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The Ft. Myers News-Press Guest Opinion: Combined effort boosts panthers
By Larry Williams
March 12, 2014


Collared female Florida panther sprinting

A collared female Florida panther sprints toward the woods.
Photo by Tim Donovan, Florida Fish and Wildlife Conservation Commission.


Larry Williams

Larry Williams
State Supervisor

Gov. Rick Scott recently signed a proclamation declaring March 15 as “Save The Florida Panther Day.”

Those of us in Florida’s conservation community wholeheartedly applaud and appreciate the governor for calling attention to the plight of this big beautiful cat — our state’s official animal.

Very few Floridians have seen their own state animal in the wild or otherwise. That’s because there are so few left, they’re very stealthy and few are in captivity.

Nevertheless, back in 1982 students chose the seldom seen cat as Florida’s official animal. They recognized that Florida panthers are an indelible part of this state’s impressive wildlife heritage. That’s somewhat surprising because in the early 1980s there were less than 30 left in the world — with their only breeding population confined to Southwest Florida, many suffering genetic abnormalities.

Thanks to efforts led by our counterparts at the Florida Fish and Wildlife Conservation Commission, through an initiative called “The Florida Panther Project,” these magnificent felines were rescued from the edge of extinction. In 1995, eight female Texas cougars were relocated to Southwest Florida to restore genetic variability to the population. The genetic restoration was successful and the number of panthers tripled in 10 years. Today, there are believed to be 100-160 in Southwest Florida.

Most of that rebound can be traced to the genetic restoration program. In addition, federal and state conservation lands, such as the Florida Panther National Wildlife Refuge and Picayune State Forest were established within the historic range of Florida panthers in Southwest Florida where these cats have a much better chance at survival.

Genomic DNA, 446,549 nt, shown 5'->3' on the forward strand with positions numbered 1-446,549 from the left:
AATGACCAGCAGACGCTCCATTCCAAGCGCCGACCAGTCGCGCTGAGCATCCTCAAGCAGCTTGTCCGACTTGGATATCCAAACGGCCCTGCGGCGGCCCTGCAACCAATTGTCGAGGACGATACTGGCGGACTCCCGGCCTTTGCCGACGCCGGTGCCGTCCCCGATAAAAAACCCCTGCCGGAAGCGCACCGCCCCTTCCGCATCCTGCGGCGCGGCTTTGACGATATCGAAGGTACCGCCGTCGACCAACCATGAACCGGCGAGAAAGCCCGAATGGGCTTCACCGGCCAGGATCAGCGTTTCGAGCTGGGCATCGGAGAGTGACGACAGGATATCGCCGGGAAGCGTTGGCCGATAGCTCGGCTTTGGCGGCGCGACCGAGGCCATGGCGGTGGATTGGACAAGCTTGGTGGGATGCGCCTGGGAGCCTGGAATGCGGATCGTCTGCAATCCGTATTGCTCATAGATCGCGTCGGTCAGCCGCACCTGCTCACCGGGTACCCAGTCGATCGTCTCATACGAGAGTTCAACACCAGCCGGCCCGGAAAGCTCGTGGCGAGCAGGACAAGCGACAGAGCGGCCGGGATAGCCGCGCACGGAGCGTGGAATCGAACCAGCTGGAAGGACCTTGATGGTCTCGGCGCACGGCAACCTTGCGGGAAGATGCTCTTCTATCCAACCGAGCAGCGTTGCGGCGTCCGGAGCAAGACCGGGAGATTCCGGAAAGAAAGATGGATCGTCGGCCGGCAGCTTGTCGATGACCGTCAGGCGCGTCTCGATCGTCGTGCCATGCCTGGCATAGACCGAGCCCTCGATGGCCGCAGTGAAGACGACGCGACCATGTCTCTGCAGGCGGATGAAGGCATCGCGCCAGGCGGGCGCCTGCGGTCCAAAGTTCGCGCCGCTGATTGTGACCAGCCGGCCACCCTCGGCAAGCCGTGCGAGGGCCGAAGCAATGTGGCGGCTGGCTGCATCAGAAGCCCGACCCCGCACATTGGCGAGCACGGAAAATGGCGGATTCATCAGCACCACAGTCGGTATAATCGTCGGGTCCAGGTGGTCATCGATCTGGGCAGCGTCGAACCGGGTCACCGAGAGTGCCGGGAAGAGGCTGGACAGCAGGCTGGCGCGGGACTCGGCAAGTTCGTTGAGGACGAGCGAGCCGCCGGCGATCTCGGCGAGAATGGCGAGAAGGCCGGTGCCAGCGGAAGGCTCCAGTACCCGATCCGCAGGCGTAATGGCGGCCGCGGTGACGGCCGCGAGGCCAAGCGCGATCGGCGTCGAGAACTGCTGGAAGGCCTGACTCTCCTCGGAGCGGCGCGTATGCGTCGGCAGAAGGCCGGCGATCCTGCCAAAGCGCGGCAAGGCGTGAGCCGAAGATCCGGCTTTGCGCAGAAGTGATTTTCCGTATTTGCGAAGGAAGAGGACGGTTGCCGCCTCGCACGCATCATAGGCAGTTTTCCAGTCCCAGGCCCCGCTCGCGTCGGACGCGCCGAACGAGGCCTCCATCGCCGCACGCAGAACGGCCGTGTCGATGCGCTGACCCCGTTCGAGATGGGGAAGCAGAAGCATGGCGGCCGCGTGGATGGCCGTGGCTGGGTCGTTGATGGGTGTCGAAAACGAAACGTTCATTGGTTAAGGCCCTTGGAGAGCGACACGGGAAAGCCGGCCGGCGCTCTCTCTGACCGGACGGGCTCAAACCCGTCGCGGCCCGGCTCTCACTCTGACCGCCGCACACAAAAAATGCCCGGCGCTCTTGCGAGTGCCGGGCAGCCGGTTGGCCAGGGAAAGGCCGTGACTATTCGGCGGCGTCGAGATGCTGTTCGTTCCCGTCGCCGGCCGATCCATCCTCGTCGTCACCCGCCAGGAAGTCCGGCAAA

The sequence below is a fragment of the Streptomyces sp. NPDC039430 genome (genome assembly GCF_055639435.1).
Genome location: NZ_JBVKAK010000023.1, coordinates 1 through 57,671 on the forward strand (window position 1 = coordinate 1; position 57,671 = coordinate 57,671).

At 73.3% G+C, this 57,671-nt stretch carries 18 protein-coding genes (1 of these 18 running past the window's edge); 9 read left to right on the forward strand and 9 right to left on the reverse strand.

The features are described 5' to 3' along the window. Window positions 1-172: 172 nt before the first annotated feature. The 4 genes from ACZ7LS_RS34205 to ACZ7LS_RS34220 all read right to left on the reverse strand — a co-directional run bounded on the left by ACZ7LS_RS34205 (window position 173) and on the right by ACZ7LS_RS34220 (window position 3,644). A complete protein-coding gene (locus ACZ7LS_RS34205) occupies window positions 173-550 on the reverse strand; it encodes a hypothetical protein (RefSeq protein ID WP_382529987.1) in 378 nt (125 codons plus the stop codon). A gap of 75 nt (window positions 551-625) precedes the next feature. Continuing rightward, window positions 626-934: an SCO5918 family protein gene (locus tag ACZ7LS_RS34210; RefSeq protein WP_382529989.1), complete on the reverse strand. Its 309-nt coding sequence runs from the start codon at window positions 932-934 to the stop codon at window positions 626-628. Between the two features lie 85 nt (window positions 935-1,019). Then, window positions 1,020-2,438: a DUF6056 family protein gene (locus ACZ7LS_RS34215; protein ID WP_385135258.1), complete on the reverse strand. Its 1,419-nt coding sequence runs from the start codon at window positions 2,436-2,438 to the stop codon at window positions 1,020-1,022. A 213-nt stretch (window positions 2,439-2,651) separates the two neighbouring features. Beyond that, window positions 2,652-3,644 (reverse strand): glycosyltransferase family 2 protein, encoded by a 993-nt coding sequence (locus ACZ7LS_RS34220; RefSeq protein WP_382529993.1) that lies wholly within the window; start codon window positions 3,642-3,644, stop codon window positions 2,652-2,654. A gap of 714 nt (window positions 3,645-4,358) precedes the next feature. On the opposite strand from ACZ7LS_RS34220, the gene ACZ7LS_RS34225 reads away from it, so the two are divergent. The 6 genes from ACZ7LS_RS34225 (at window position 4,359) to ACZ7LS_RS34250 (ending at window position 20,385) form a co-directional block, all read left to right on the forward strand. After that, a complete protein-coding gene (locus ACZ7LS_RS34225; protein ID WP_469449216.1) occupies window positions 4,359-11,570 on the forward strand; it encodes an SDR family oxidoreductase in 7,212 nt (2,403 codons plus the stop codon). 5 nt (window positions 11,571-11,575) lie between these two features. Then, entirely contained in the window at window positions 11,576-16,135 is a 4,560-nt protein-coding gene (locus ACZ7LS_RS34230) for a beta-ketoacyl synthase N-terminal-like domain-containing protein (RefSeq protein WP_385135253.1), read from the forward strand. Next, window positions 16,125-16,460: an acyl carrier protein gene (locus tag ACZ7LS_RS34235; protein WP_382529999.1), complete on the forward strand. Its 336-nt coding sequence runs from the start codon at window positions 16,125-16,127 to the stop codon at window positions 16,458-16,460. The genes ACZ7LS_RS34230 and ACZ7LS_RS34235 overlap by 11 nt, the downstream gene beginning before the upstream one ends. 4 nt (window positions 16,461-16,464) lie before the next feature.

Even though the population has grown to more than 100, this species is still listed as “endangered” and faces a very uncertain future. We’re losing too many Florida panthers to vehicle strikes and panthers killing panthers because the areas they’re confined to in Southwest Florida aren’t big enough for the expanding population.

Those of us at the U.S. Fish and Wildlife Service are working with partners to find solutions such as establishing wildlife underpasses, movement corridors and conservation easements. Our Florida Panther Recovery Implementation Team is striving to identify a comprehensive, yet practical and affordable strategy for keeping Florida panthers on the path to recovery in Southwest Florida and beyond.

The Recovery Team consists of members representing the USFWS, FWC, National Park Service, Florida Defenders of Wildlife and private landowners.

Our team is drawing upon many experts to develop detailed plans and methods to accomplish the activities most needed to achieve the recovery goals identified in the Florida Panther Recovery Plan. This is all being done in the spirit of the governor’s profound words in the proclamation: “WHEREAS, it is proper and fitting for all Floridians to pause and reflect on the plight of the Florida panther and the task of preserving this rare component of Florida’s diverse natural resources as a legacy to generations of Floridians yet to come.”

As the governor advocated, we need to do everything possible to save the Florida panther and with strong support from the state, concerned citizens, nongovernmental organizations and other stakeholders I believe we will.

Larry Williams is Florida supervisor for Ecological Services, U.S. Fish and Wildlife Service, Vero Beach.

 

Last updated: July 23, 2014
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